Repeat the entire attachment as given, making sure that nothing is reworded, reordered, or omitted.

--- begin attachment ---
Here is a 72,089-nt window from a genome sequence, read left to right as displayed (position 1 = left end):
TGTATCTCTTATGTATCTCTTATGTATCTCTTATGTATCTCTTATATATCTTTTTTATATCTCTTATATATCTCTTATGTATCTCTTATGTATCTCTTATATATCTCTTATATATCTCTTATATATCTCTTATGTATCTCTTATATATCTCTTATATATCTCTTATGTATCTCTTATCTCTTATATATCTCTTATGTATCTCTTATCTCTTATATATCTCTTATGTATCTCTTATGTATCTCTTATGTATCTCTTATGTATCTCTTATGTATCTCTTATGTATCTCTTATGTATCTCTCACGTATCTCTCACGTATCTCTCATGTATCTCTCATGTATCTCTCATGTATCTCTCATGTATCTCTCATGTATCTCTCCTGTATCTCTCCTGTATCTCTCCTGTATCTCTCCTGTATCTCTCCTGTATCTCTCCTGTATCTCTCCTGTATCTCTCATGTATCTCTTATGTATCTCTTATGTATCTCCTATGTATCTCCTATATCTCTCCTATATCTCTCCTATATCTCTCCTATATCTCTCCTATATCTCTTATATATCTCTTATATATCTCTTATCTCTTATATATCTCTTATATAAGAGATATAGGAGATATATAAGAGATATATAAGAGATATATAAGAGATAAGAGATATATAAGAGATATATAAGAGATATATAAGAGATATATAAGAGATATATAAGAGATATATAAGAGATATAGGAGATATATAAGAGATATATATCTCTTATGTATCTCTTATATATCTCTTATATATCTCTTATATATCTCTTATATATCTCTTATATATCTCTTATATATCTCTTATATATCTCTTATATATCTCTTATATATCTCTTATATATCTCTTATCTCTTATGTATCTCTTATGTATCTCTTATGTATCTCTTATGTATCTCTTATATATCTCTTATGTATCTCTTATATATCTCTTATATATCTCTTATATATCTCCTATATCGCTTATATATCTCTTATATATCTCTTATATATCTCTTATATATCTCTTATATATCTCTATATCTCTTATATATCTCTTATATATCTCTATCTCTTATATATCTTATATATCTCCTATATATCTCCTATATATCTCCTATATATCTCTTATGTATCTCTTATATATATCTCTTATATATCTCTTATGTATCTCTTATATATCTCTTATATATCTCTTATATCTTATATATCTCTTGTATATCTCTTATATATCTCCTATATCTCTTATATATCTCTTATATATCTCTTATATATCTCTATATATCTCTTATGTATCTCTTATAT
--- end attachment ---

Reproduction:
Here is a 72,089-nt window from a genome sequence, read left to right as displayed (position 1 = left end):
TGTATCTCTTATGTATCTCTTATGTATCTCTTATGTATCTCTTATATATCTTTTTTATATCTCTTATATATCTCTTATGTATCTCTTATGTATCTCTTATATATCTCTTATATATCTCTTATATATCTCTTATGTATCTCTTATATATCTCTTATATATCTCTTATGTATCTCTTATCTCTTATATATCTCTTATGTATCTCTTATCTCTTATATATCTCTTATGTATCTCTTATGTATCTCTTATGTATCTCTTATGTATCTCTTATGTATCTCTTATGTATCTCTTATGTATCTCTCACGTATCTCTCACGTATCTCTCATGTATCTCTCATGTATCTCTCATGTATCTCTCATGTATCTCTCATGTATCTCTCCTGTATCTCTCCTGTATCTCTCCTGTATCTCTCCTGTATCTCTCCTGTATCTCTCCTGTATCTCTCCTGTATCTCTCATGTATCTCTTATGTATCTCTTATGTATCTCCTATGTATCTCCTATATCTCTCCTATATCTCTCCTATATCTCTCCTATATCTCTCCTATATCTCTTATATATCTCTTATATATCTCTTATCTCTTATATATCTCTTATATAAGAGATATAGGAGATATATAAGAGATATATAAGAGATATATAAGAGATAAGAGATATATAAGAGATATATAAGAGATATATAAGAGATATATAAGAGATATATAAGAGATATATAAGAGATATAGGAGATATATAAGAGATATATATCTCTTATGTATCTCTTATATATCTCTTATATATCTCTTATATATCTCTTATATATCTCTTATATATCTCTTATATATCTCTTATATATCTCTTATATATCTCTTATATATCTCTTATATATCTCTTATCTCTTATGTATCTCTTATGTATCTCTTATGTATCTCTTATGTATCTCTTATATATCTCTTATGTATCTCTTATATATCTCTTATATATCTCTTATATATCTCCTATATCGCTTATATATCTCTTATATATCTCTTATATATCTCTTATATATCTCTTATATATCTCTATATCTCTTATATATCTCTTATATATCTCTATCTCTTATATATCTTATATATCTCCTATATATCTCCTATATATCTCCTATATATCTCTTATGTATCTCTTATATATATCTCTTATATATCTCTTATGTATCTCTTATATATCTCTTATATATCTCTTATATCTTATATATCTCTTGTATATCTCTTATATATCTCCTATATCTCTTATATATCTCTTATATATCTCTTATATATCTCTATATATCTCTTATGTATCTCTTATAT